Brigitte Cleroux has never been licensed as a nurse and faces charges in Vancouver and Ottawa.
Alexandra Tymkiw, a 40-year-old Burnaby resident, encountered Brigitte Cleroux during one of her most vulnerable moments.
Dec. 15, 2020 Tymkiw was a patient at B.C. Women’s Hospital in Vancouver, about to have surgery to remove a polyp from her uterus.
According to Tymkiw, Cleroux was presented to her as a perioperative nurse who would be administering pain medication during the procedure.
Tymkiw said she immediately had a negative impression by Cleroux’s demeanour. She described her as loud, condescending and self-aggrandizing, which she found unusual for a health professional.
“I got on the table and I had my legs in stirrups and I was disrobed from the waist down, legs wide open, so they can operate on me. And I’m pretty nervous,” Tymkiw recalled.
“I’m just saying to myself, ‘OK, these are professionals … don’t worry.'”
But as it turns out, they weren’t all professionals.
On Thursday, Tymkiw received a letter from the hospital, informing her that Cleroux did not have any nursing credentials when she assisted with that surgery.
Cleroux, 49, has been arrested and charged with:
- fraud over $5,000
- personation with the intent to gain advantage.
Vancouver police disclosed that she used the name of a real nurse to gain employment at the hospital, where she provided care to patients from June 2020 to June 2021.
Tymkiw also learned that Cleroux is facing similar charges in Ottawa, and has a long history of impersonation.
‘Right away, there’s tons of pain’
Tymkiw was obviously deeply disturbed by the news, but it also raised new questions about her frightening experience during what should have been a relatively routine procedure.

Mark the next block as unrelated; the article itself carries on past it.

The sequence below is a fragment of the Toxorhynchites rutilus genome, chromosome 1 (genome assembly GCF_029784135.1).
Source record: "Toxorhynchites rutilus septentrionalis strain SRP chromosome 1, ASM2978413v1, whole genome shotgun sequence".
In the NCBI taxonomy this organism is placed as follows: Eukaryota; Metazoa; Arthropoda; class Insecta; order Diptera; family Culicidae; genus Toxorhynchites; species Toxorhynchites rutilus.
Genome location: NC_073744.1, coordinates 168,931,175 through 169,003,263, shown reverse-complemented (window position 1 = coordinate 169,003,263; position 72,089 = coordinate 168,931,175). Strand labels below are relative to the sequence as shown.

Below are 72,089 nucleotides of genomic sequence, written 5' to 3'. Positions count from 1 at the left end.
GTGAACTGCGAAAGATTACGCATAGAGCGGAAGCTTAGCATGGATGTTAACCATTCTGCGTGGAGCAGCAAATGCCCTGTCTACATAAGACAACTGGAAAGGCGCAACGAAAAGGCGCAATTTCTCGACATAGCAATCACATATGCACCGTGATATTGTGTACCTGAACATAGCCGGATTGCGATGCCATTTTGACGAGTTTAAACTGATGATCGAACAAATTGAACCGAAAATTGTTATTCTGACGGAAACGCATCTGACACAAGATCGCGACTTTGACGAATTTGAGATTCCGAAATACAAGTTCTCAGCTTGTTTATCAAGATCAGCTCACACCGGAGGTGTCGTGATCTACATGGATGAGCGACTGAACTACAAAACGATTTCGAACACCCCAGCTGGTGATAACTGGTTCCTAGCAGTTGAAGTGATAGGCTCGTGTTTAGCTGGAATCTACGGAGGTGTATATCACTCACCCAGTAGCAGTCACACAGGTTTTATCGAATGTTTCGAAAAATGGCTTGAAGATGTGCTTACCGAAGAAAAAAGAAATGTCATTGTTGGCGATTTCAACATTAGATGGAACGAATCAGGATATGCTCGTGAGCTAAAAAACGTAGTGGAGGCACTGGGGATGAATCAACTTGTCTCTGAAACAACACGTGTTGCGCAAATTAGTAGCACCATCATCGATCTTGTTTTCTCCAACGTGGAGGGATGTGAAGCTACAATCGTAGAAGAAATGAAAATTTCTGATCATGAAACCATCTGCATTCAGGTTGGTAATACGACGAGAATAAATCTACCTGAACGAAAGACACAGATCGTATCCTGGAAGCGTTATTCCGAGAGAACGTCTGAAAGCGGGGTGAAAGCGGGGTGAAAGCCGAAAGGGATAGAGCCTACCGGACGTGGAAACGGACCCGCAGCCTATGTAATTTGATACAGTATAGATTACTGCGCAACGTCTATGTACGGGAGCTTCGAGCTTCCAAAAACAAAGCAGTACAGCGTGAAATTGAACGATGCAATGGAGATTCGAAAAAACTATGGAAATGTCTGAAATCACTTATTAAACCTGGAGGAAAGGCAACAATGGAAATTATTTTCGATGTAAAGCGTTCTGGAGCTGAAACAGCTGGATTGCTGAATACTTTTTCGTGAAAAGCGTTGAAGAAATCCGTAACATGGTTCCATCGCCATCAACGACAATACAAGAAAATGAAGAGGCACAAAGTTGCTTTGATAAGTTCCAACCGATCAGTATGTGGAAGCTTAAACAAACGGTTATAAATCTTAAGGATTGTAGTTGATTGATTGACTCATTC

She said her surgery was performed under local anaesthetic while Cleroux administered pain medication.
“Right away, there’s tons of pain. I have a line in at the time and I’m supposed to be getting painkillers, but there’s pain,” Tymkiw said.
She tried to hide her discomfort, assuming the pain was normal, and endeavoured to breathe her way through it.
“Nothing was helping, and it got to the point where I was kind of squirming away from the surgeon. I remember my legs were just shaking, so there was so much pain,” Tymkiw said.
She said Cleroux was asked to release more pain medication, but it didn’t help. Tymkiw describes it as “10 out of 10 pain — and I’ve had a kidney stone.”
Eventually, the surgeon had to stop the procedure, Tymkiw said.
As of right now, there is no evidence that Cleroux is responsible for the severe pain Tymkiw experienced, and Cleroux has not been charged with any offences in connection to the direct treatment of patients in B.C.
In Ottawa, however, she has been charged with assault with a weapon and criminal negligence causing bodily harm for allegedly administering medication and injections to patients at a fertility clinic without the necessary qualifications.
‘Why didn’t you just finish nursing school?’
Tymkiw said she hasn’t heard from police about their investigation.
She’s wrapping up training to become a registered massage therapist, and said she’s acutely aware of how little public discussion there is about women’s health — particularly when it comes to reproductive and gynecological matters.
Because of this stigma, Tymkiw said she convinced herself that her experience in surgery was normal. It was only after her twin sister underwent the same procedure and wasn’t in excruciating pain that Tymkiw realized there was something unusual about what happened to her.
That’s what makes Tymkiw so angry about Cleroux’s alleged fraud.
“Her having the audacity to just forge her way in there is just so disturbing,” Tymkiw said. “Seeing this other woman in a vulnerable position, in a lot of pain and with her legs spread.”
According to court documents, Cleroux completed two years of a four-year nursing program in Colorado, but has never been certified as a nurse. She was first convicted in relation to posing as a nurse in 2005 in Ontario, and has a history of similar crimes in Alberta and Quebec.
All this history leaves Tymkiw with one question, that a lot of people are likely wondering:
“All the trouble she went to to fake being a nurse, it’s like, why didn’t you just finish nursing school?” she said.
In the letter Tymkiw received about Cleroux, chief operating officer Cheryl Davies says the hospital and the Provincial Health Services Authority are now conducting a comprehensive review to determine how Cleroux was allowed to work there.
Cleroux is scheduled to make her first appearance in Vancouver provincial court on Dec. 7.
This article was originally sourced by www.cbc.ca.